Want to see what fun you can have with creative writing? Come to our beginners’ workshop and try out different exercises to limber up your approach to writing in an informal and positive atmosphere. This will be a playful day of doing, thinking and talking about a range of writing including prose, flash fiction and poetry using a range of exercises and examples. Led by brilliant, prizewinning tutor, Rachel Bentham, who has published and broadcast work in prose, poetry and script and runs Bristol's regular series of Fiction Writing Workshops.
(Reading Group Workshop) Setting up a reading group can be an immensely rewarding experience. This session uses a real-life example to explore how social spaces can be built around shared reading and literature in ways that build self-confidence and inter-personal relationships. With practical advice on choosing different literature to discuss, as well as hints and tips on facilitating sessions, this course will aid those looking to establish new reading groups. Based on my personal experience of setting up and running a group for new mothers, using poems, extracts and short stories, the format is suitable for a wide range of purposes. Attendees will leave armed with ideas, along with a clear structure and a selection of useful literature, providing a head start on getting a group up and running. A Taster from one of the English Literature and Community Engagement BA's community-engaged projects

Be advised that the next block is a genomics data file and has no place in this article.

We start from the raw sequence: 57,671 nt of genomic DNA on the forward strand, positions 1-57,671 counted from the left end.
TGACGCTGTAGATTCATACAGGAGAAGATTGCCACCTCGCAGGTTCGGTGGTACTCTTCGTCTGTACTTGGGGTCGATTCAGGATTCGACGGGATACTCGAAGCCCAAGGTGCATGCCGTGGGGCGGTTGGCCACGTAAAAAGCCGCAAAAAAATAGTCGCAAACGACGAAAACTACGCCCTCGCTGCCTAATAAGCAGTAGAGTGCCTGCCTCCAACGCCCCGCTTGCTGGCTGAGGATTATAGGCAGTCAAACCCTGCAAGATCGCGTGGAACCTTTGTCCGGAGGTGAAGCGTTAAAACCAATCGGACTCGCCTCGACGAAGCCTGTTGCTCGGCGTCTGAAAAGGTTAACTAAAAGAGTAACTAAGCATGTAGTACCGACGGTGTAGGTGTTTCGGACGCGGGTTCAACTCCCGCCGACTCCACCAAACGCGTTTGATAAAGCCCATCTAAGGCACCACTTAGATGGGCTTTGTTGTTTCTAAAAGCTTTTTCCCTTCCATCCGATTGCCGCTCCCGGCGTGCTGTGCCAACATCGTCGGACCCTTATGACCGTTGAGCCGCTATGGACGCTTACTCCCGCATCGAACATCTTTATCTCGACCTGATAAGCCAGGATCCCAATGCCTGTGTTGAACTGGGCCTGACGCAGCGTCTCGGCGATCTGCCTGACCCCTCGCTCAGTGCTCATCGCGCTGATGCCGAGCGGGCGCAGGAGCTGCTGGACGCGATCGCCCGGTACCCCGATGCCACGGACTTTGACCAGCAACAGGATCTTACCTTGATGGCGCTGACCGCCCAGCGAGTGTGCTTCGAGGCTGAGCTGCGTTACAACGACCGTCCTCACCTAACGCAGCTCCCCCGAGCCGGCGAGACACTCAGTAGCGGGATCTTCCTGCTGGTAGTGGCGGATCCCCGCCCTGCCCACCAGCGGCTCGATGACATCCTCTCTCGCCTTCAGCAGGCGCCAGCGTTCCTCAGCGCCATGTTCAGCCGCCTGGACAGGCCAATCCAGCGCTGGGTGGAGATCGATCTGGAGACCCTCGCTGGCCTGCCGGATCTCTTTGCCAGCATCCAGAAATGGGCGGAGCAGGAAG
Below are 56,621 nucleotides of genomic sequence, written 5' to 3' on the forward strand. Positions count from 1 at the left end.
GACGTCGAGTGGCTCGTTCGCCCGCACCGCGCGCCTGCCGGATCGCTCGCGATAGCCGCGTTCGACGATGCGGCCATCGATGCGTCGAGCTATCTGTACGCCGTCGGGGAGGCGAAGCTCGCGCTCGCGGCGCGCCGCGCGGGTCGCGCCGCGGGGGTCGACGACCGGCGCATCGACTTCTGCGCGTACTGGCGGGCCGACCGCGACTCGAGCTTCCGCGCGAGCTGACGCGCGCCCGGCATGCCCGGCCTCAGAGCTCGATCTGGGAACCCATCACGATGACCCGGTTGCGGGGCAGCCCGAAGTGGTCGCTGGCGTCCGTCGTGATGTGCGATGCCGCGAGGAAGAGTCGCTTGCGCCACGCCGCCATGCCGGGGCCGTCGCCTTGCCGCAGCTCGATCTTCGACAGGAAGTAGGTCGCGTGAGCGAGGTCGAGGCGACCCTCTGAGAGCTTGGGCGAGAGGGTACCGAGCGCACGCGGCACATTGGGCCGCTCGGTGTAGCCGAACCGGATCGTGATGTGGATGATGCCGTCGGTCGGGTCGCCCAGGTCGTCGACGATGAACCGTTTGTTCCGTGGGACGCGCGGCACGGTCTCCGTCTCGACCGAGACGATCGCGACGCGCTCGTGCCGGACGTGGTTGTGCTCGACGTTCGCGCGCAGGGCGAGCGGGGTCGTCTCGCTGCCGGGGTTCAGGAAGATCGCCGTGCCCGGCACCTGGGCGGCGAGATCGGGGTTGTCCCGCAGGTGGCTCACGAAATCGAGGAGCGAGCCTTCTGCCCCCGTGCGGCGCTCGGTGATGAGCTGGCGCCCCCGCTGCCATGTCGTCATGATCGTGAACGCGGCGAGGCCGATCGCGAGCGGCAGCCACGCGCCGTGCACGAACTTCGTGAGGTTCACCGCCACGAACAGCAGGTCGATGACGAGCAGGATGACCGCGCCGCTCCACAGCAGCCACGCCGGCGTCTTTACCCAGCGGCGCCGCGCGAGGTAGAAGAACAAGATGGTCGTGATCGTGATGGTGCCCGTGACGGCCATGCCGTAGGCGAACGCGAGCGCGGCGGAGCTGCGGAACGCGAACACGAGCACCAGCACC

Programme: Sunday 22 September 2019
Jane Austen's "Emma" is a rom-com, a detective story, a picture of Regency England and a portrait of a lady, amongst other things. We will explore a range of issues arising from this beautiful, complex, and surprising novel.
This day school explores the ways in which writers, poets and artists address grief and bereavement in their art. We will be reading and discussing extracts from memoir, fiction, poetry and visual art in order to understand how such authors and artists engage with the processes of mourning, the commemoration of the dead, and theoretical models of grief. Authors studied may include Milton, Hardy, Tennyson, Don DeLillo, Anne Carson, Carol Muske-Dukes, C.S. Lewis, Janet Paisley and Douglas Dunn.
The short story is an excellent form for writing your world – this could be either your street, neighbourhood, town, city or even county or region if not country. The short story also allows you to explore your imagination beyond what you observe around you. Using short fiction from Bristol in addition to examples from the Caribbean and the African continent, this one-day taster explores the possibilities of telling the story of your world by learning the techniques of the short story and applying them to your imagination and what you observe around you.
How do we experience the world? What gets in the way of us understanding ourselves and the people or things around us? On this course, we will explore how making links between fiction and philosophy can help us to examine our own lives and our relationships with those who are not like us (the Other). Using Arthur Miller's play 'All My Sons' and other contemporary fiction, we will think together about lived experienced through examples of the traumatised body and altered relationships to the world through anxiety, depression, and chronic illness. This will also uncover what, if anything, we owe to not just ourselves, but to others and the environment around us
All courses will take place at the Priory Road Complex, Priory Road, University of Bristol.
Attendees must be 18 or over
Cost: £37 per course, or £15 for those who qualify for assistance – please contact Valentine Jackson on firstname.lastname@example.org or 0117 928 8924 for more details.